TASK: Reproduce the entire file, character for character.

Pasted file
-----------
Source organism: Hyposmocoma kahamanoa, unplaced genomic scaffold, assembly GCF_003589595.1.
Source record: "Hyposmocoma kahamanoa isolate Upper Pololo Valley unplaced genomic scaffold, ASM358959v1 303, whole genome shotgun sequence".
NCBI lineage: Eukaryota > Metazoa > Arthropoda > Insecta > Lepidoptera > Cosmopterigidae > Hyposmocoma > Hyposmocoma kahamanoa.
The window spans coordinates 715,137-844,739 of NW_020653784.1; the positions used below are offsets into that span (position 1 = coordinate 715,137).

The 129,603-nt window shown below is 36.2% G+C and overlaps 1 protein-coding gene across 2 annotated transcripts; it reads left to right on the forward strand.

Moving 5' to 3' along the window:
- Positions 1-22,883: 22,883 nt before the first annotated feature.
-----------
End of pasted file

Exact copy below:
Source organism: Hyposmocoma kahamanoa, unplaced genomic scaffold, assembly GCF_003589595.1.
Source record: "Hyposmocoma kahamanoa isolate Upper Pololo Valley unplaced genomic scaffold, ASM358959v1 303, whole genome shotgun sequence".
NCBI lineage: Eukaryota > Metazoa > Arthropoda > Insecta > Lepidoptera > Cosmopterigidae > Hyposmocoma > Hyposmocoma kahamanoa.
The window spans coordinates 715,137-844,739 of NW_020653784.1; the positions used below are offsets into that span (position 1 = coordinate 715,137).

The 129,603-nt window shown below is 36.2% G+C and overlaps 1 protein-coding gene across 2 annotated transcripts; it reads left to right on the forward strand.

Moving 5' to 3' along the window:
- Positions 1-22,883: 22,883 nt before the first annotated feature.